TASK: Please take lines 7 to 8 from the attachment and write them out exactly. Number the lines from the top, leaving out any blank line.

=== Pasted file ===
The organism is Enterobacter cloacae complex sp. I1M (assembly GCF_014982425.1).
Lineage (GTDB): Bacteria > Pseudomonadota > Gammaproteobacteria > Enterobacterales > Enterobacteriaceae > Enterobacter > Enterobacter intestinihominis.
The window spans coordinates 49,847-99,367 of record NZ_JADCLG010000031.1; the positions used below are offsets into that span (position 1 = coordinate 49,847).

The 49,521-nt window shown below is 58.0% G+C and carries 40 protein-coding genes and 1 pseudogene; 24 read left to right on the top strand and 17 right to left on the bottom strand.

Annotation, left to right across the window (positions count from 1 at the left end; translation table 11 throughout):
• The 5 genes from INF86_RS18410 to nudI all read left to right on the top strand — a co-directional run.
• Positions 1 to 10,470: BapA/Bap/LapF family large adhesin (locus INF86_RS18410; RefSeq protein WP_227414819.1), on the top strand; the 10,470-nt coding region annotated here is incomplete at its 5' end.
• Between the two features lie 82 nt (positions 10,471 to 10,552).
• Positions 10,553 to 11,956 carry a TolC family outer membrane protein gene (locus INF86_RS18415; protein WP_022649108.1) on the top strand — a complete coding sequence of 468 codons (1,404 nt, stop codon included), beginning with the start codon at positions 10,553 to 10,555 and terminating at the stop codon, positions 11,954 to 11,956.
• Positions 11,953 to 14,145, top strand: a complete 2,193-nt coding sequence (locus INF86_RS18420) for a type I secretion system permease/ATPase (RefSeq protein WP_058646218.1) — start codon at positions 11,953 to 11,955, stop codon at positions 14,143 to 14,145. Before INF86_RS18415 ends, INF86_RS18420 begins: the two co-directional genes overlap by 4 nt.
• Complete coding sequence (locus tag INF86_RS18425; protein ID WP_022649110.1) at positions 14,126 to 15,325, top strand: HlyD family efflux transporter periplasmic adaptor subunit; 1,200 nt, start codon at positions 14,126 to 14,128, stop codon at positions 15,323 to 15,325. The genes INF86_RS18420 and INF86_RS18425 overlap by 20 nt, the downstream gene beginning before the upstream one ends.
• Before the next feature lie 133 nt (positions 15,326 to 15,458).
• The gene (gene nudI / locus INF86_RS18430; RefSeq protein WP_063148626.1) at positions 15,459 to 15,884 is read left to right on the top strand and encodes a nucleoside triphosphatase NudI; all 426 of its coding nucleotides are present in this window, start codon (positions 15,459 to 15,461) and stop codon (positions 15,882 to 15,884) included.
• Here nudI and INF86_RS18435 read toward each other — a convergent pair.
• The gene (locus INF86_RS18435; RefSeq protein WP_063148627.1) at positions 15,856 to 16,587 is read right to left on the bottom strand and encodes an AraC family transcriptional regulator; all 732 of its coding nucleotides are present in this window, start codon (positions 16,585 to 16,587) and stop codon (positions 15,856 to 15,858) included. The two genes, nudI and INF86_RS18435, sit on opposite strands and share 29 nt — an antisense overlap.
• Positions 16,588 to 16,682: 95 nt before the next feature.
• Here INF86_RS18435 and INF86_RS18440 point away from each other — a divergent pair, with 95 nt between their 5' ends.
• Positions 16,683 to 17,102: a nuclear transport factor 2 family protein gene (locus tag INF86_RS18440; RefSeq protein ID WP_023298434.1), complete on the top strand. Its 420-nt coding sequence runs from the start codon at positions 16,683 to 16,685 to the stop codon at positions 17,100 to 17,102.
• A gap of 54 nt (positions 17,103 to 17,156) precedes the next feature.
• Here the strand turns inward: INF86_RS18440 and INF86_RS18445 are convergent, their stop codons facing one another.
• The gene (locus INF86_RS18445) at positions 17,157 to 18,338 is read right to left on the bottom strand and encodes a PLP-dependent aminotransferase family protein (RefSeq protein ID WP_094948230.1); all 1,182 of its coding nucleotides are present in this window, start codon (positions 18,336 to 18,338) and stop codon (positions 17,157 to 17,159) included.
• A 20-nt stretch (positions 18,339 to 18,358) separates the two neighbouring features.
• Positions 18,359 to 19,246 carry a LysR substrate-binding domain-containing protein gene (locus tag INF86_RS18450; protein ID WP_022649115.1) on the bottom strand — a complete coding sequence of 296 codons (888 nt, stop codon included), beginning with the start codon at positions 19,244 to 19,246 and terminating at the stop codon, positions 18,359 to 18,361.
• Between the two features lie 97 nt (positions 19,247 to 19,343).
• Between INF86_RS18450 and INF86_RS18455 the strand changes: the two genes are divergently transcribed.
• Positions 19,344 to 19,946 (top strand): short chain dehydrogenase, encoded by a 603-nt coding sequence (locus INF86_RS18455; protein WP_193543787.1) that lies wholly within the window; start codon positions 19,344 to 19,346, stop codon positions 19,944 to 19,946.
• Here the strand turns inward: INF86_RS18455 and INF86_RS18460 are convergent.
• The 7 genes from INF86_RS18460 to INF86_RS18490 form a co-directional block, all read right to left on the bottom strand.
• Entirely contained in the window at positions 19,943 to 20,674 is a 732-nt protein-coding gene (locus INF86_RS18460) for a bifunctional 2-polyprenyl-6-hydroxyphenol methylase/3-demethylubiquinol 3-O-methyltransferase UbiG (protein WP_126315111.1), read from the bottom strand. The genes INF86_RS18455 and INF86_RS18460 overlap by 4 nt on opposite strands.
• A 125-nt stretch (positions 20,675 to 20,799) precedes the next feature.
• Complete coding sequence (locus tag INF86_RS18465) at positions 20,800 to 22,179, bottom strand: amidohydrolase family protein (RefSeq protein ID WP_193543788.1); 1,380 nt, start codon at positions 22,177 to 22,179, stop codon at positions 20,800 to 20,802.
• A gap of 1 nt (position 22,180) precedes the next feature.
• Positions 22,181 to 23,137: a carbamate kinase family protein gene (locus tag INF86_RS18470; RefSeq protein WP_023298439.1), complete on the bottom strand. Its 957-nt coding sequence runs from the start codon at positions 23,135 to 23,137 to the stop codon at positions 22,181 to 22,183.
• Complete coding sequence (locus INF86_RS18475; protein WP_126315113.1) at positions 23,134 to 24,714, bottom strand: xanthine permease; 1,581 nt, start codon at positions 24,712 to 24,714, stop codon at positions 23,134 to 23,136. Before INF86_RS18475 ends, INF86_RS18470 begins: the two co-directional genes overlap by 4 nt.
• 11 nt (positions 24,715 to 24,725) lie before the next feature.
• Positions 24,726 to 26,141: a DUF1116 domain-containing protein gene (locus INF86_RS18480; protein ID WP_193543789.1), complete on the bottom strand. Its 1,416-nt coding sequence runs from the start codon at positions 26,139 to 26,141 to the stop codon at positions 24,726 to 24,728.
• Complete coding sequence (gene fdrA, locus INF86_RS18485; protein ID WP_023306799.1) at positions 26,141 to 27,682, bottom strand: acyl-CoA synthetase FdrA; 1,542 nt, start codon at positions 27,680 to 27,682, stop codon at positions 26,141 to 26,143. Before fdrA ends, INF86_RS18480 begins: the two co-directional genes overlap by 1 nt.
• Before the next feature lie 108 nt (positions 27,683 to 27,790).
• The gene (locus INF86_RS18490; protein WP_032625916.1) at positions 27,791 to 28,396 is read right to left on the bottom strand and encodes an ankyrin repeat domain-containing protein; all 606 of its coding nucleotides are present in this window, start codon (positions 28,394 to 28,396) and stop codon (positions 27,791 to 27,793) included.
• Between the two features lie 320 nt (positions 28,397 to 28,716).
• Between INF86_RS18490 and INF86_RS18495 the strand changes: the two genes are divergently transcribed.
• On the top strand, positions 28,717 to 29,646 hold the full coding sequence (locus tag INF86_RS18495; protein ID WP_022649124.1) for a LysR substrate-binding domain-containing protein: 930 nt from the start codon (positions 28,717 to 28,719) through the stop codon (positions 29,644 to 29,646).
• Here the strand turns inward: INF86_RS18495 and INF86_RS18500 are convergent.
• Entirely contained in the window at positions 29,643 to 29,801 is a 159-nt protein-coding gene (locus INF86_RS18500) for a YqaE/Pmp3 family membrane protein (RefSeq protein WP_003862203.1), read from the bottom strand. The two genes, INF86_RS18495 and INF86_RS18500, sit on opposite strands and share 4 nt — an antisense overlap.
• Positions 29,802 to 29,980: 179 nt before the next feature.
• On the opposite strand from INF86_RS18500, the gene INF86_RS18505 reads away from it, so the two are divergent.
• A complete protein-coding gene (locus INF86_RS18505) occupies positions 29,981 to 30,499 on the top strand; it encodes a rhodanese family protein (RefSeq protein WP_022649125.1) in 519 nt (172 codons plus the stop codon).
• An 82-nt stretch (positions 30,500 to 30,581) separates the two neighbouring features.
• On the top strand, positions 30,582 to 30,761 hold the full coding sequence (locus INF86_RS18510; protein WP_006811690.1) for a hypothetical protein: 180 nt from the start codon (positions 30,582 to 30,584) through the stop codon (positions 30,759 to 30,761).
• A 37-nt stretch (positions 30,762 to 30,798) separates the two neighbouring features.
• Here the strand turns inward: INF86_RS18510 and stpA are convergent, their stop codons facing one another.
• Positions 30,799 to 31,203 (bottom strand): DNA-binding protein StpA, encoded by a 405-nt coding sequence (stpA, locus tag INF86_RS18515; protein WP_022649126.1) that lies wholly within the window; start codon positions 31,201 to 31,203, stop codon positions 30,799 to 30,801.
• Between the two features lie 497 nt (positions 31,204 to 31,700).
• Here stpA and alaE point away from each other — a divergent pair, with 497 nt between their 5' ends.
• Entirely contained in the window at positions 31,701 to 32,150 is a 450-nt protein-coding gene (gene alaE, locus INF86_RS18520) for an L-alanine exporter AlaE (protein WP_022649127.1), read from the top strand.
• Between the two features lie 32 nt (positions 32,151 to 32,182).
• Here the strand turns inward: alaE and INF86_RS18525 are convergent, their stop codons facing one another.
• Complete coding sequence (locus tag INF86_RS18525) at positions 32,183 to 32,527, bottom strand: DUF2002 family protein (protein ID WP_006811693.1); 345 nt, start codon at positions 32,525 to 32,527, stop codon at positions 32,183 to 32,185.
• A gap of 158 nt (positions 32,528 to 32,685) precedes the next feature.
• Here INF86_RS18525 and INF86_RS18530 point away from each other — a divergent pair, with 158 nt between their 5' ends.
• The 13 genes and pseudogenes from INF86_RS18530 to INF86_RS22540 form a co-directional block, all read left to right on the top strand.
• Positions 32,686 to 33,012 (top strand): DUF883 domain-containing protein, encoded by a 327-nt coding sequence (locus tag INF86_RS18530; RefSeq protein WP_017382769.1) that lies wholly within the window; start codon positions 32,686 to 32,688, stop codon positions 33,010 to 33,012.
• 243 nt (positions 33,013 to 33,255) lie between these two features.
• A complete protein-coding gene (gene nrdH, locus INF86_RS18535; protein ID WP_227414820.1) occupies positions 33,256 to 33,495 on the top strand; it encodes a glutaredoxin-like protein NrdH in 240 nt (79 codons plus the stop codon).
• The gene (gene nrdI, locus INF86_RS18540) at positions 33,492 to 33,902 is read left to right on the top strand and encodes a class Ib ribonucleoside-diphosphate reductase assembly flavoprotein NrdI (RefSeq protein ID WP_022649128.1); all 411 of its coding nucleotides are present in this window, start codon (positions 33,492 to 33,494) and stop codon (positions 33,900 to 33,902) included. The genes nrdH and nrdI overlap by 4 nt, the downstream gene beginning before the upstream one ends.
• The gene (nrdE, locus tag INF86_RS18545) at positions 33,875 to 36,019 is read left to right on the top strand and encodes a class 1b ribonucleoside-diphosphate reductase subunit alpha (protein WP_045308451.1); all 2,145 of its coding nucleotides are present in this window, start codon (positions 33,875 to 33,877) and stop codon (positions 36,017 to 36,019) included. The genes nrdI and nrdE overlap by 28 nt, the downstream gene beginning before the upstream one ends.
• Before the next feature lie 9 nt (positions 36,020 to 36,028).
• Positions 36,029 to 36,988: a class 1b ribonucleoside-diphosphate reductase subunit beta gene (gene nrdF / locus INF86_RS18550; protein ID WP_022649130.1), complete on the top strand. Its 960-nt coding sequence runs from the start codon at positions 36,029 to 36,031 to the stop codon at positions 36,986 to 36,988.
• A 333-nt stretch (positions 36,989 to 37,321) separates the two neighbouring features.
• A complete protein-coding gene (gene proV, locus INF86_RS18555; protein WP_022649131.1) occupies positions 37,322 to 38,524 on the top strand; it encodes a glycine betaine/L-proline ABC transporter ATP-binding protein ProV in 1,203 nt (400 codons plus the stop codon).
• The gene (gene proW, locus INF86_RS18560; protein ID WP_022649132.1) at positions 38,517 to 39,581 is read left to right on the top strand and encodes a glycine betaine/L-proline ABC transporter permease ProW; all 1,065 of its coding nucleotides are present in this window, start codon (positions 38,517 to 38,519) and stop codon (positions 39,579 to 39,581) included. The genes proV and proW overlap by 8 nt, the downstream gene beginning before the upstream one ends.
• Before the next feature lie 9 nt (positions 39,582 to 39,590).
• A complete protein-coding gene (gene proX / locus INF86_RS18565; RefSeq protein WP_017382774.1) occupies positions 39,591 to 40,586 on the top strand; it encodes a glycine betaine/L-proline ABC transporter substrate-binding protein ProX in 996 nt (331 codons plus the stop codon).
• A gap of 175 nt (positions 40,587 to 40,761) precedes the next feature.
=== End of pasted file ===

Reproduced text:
• Positions 1 to 10,470: BapA/Bap/LapF family large adhesin (locus INF86_RS18410; RefSeq protein WP_227414819.1), on the top strand; the 10,470-nt coding region annotated here is incomplete at its 5' end.
• Between the two features lie 82 nt (positions 10,471 to 10,552).